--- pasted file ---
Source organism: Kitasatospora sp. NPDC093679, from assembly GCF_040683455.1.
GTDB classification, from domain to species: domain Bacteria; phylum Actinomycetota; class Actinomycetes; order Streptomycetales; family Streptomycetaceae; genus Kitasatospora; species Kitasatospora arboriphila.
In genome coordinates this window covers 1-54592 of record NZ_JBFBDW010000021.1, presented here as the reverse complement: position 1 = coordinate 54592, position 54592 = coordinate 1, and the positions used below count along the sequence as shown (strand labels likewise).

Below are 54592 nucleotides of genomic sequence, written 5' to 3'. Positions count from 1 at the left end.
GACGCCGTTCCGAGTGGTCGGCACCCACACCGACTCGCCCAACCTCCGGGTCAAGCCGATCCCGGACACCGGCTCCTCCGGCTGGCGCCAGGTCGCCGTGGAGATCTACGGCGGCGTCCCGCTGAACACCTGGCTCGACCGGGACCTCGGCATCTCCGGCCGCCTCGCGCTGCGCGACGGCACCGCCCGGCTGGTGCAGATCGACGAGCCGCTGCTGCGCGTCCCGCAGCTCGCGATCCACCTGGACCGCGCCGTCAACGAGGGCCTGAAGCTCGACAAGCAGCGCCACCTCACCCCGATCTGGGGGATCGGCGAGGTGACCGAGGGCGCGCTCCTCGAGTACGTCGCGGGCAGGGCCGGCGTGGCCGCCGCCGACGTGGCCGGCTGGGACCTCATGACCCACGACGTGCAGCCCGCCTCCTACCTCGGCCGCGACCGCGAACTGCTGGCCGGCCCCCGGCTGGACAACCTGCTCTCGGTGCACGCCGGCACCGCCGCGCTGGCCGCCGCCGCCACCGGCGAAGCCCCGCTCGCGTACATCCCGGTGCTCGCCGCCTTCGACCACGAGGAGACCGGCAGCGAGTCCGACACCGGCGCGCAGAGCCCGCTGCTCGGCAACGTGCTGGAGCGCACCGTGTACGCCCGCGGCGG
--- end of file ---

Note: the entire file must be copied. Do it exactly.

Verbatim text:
Source organism: Kitasatospora sp. NPDC093679, from assembly GCF_040683455.1.
GTDB classification, from domain to species: domain Bacteria; phylum Actinomycetota; class Actinomycetes; order Streptomycetales; family Streptomycetaceae; genus Kitasatospora; species Kitasatospora arboriphila.
In genome coordinates this window covers 1-54592 of record NZ_JBFBDW010000021.1, presented here as the reverse complement: position 1 = coordinate 54592, position 54592 = coordinate 1, and the positions used below count along the sequence as shown (strand labels likewise).

Below are 54592 nucleotides of genomic sequence, written 5' to 3'. Positions count from 1 at the left end.
GACGCCGTTCCGAGTGGTCGGCACCCACACCGACTCGCCCAACCTCCGGGTCAAGCCGATCCCGGACACCGGCTCCTCCGGCTGGCGCCAGGTCGCCGTGGAGATCTACGGCGGCGTCCCGCTGAACACCTGGCTCGACCGGGACCTCGGCATCTCCGGCCGCCTCGCGCTGCGCGACGGCACCGCCCGGCTGGTGCAGATCGACGAGCCGCTGCTGCGCGTCCCGCAGCTCGCGATCCACCTGGACCGCGCCGTCAACGAGGGCCTGAAGCTCGACAAGCAGCGCCACCTCACCCCGATCTGGGGGATCGGCGAGGTGACCGAGGGCGCGCTCCTCGAGTACGTCGCGGGCAGGGCCGGCGTGGCCGCCGCCGACGTGGCCGGCTGGGACCTCATGACCCACGACGTGCAGCCCGCCTCCTACCTCGGCCGCGACCGCGAACTGCTGGCCGGCCCCCGGCTGGACAACCTGCTCTCGGTGCACGCCGGCACCGCCGCGCTGGCCGCCGCCGCCACCGGCGAAGCCCCGCTCGCGTACATCCCGGTGCTCGCCGCCTTCGACCACGAGGAGACCGGCAGCGAGTCCGACACCGGCGCGCAGAGCCCGCTGCTCGGCAACGTGCTGGAGCGCACCGTGTACGCCCGCGGCGG